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Southwest Airline Workers Developed Frostbite While Working 16-Hour Shifts This Week

Southwest Airline Workers Developed Frostbite While Working 16-Hour Shifts This Week

If you think passengers are upset with Southwest’s disastrous flight cancellations this week, just wait until you speak to their staff.

A letter from Southwest’s union workers claims some ground crew workers have developed frostbite while working 16– to 18-hour shifts in the subzero temperatures of the winter storm.

The Transport Workers Union of America Local 555, who represent 17,000 ground crew workers, reported that some of their members have been working extended shifts in areas as low as –15 degrees over the last week, and many say they were forced to work in extreme cold without rest. A leaked memo from Southwest Vice President Chris Johnson showed that ramp workers were required to work overtime and if they were sick, they could not take the day off without a doctor’s note.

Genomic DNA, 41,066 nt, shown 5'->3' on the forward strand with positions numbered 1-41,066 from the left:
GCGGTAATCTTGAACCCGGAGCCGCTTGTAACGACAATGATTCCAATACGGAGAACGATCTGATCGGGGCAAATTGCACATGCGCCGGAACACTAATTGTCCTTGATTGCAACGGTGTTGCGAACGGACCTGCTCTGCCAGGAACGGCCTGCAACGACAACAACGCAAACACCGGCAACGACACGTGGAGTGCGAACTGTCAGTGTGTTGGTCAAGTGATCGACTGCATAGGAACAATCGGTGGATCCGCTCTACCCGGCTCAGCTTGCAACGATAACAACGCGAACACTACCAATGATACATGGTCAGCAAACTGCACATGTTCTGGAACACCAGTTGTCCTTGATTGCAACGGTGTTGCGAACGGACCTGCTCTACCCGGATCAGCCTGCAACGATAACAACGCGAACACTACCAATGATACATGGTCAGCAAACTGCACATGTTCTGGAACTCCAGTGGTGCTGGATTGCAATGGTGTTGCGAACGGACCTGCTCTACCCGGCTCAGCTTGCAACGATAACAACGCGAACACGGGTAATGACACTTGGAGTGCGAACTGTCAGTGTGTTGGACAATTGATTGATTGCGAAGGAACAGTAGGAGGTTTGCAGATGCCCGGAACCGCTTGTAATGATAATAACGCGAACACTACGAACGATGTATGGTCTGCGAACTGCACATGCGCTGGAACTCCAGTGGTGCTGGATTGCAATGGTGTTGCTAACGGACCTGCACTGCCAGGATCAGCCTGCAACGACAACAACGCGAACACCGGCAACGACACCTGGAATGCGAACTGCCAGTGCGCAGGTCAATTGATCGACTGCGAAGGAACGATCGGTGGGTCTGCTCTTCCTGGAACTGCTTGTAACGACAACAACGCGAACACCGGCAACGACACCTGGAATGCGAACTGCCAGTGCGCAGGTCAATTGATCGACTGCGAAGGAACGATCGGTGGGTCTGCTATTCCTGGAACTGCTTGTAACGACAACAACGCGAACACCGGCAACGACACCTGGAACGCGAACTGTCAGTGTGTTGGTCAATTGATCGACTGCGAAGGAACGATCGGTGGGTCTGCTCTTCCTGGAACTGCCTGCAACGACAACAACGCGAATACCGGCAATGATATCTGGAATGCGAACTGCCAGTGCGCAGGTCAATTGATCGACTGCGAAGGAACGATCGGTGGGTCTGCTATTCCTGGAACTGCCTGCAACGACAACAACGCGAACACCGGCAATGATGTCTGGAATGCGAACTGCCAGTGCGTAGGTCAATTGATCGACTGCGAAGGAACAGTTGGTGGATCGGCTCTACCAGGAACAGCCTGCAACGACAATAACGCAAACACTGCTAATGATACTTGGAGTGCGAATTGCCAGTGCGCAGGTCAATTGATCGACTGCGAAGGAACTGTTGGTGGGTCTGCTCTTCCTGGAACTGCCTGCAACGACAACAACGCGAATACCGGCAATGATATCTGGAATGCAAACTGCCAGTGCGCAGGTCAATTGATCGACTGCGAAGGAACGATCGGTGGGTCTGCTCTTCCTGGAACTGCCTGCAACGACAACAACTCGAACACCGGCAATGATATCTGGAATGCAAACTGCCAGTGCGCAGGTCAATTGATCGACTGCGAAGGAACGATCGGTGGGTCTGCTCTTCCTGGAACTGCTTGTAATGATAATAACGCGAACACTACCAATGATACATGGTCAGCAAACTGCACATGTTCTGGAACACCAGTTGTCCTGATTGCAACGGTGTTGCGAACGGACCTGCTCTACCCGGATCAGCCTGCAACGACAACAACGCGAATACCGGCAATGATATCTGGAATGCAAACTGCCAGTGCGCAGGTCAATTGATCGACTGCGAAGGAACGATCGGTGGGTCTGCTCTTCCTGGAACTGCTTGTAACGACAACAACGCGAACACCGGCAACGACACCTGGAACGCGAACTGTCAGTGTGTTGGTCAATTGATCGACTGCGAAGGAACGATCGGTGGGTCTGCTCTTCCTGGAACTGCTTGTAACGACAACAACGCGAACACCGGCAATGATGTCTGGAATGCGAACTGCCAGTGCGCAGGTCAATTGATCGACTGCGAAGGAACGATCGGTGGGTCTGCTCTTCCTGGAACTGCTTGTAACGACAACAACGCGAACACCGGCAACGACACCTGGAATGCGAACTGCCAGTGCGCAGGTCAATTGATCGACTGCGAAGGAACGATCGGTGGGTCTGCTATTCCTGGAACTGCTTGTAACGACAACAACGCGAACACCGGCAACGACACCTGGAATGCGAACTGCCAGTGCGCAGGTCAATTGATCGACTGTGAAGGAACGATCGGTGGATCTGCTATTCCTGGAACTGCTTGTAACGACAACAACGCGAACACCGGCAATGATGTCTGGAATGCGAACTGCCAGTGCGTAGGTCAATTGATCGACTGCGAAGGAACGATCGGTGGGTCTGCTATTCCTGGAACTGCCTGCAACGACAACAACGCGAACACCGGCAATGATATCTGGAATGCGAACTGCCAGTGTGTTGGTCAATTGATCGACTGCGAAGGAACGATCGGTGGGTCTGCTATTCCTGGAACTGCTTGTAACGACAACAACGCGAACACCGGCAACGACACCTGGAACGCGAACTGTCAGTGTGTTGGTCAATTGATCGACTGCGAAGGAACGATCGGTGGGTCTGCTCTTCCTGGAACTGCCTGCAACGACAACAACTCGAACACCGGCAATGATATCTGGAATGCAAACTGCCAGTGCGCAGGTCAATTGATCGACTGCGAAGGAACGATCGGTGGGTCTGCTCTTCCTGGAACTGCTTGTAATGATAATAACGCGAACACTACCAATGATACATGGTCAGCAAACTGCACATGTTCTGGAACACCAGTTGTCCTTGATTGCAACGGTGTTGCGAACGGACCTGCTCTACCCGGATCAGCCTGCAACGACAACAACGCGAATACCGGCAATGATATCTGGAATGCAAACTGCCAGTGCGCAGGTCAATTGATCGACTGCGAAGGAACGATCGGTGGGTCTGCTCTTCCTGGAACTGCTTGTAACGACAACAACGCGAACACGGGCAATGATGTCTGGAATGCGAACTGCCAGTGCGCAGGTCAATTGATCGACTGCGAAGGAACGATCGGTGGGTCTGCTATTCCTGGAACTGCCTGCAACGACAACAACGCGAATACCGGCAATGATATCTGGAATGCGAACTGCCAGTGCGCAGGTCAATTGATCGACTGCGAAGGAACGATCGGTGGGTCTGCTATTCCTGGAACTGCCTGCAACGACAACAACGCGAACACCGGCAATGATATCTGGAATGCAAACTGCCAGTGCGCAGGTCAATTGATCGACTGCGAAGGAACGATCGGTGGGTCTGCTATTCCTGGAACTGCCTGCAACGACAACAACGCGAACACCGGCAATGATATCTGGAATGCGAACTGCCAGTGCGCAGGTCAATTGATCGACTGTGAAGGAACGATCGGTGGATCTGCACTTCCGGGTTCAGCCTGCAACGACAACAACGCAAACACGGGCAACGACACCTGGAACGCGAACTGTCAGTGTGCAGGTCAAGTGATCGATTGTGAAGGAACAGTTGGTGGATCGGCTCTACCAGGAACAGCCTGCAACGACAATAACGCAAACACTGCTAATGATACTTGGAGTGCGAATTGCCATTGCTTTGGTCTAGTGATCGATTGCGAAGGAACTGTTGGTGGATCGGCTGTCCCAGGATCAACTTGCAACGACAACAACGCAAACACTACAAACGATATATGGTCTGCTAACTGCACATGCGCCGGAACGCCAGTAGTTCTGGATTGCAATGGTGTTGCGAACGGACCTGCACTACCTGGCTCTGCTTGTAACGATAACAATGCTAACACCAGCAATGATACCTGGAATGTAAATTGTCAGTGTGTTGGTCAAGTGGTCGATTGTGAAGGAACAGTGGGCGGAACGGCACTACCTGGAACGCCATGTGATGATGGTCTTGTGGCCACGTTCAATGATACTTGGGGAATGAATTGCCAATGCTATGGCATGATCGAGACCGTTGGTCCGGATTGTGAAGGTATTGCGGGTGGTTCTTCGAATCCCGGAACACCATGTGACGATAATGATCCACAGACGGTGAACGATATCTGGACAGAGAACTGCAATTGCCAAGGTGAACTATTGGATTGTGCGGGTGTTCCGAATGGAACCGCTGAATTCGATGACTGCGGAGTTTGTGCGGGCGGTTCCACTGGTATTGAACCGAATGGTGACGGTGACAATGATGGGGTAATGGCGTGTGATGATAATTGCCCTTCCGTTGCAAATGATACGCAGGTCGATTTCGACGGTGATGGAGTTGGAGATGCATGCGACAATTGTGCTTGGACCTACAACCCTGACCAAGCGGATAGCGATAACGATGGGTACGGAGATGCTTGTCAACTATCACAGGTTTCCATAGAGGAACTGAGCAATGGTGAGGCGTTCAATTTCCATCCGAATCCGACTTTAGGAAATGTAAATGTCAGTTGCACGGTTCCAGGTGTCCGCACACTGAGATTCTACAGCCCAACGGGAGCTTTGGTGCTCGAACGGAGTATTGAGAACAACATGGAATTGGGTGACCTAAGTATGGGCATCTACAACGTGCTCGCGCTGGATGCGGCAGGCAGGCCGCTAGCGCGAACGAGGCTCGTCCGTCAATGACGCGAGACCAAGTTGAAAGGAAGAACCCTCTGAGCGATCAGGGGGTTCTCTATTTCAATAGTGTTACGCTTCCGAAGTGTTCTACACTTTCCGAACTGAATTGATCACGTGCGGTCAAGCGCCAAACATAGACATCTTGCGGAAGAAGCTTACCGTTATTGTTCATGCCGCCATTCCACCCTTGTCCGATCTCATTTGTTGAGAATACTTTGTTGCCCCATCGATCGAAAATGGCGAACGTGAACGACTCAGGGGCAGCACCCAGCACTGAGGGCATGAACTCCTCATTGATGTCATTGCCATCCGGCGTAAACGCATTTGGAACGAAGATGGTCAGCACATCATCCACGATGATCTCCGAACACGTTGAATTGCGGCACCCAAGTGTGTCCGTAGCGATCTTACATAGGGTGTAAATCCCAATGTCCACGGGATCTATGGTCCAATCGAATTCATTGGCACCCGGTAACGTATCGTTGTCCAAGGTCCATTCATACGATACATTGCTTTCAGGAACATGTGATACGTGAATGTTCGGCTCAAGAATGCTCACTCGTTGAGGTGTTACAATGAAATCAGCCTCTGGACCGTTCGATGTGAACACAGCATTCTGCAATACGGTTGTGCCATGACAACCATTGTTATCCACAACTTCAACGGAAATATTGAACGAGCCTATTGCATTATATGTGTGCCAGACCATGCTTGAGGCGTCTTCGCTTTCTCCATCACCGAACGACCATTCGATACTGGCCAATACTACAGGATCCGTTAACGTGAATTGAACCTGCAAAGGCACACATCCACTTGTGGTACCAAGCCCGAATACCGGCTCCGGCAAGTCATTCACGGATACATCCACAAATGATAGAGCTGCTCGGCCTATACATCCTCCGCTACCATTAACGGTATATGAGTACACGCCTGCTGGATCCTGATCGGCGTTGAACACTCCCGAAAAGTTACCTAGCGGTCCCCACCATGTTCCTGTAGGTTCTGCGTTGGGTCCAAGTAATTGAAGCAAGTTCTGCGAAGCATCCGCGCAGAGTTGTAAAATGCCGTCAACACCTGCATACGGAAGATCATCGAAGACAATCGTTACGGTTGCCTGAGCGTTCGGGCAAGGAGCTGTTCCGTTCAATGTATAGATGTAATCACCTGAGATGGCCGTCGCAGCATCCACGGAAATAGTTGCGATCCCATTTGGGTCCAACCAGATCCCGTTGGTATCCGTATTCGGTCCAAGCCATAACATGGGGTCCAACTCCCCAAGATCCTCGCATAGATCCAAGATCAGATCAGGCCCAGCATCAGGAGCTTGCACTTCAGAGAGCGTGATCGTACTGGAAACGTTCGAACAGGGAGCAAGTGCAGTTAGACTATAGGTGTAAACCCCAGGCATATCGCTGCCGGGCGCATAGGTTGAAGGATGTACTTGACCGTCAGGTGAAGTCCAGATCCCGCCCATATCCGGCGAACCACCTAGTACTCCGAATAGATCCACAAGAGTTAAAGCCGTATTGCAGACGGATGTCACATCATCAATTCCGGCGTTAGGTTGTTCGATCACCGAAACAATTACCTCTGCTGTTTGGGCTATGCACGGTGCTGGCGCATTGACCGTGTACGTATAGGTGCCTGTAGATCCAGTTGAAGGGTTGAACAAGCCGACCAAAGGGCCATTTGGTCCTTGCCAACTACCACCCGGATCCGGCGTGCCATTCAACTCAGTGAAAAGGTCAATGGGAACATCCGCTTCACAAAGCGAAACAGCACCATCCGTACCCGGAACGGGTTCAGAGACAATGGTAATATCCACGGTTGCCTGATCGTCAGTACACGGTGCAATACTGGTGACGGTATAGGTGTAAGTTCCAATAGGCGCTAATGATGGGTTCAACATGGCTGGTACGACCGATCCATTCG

Randy Barnes, the President of TWU Local 555, criticized Southwest Airlines for scheduling too many flights, despite knowing the extreme weather conditions. He said the airline needs to space flights out more in both extreme cold and heat.

Anonymous staffers and pilots have also voiced their complaints online about the way the company has handled the chaos.

But Southwest’s staff aren’t the only ones frustrated with the airlines. Since last week’s winter storm, Southwest has canceled close to 16,000 flights. Passengers have been stranded far away from friends and family, with thousands of delayed and canceled flights and lost luggage.

The airline blames the cancellations on “outdated scheduling software” and understaffing issues. 

Southwest has shared it is “confident” the airline will soon resume normal operations, and so far they’re planning for a “mostly full schedule come Friday.” But their passengers and staffers will likely not land their complaints anytime soon.

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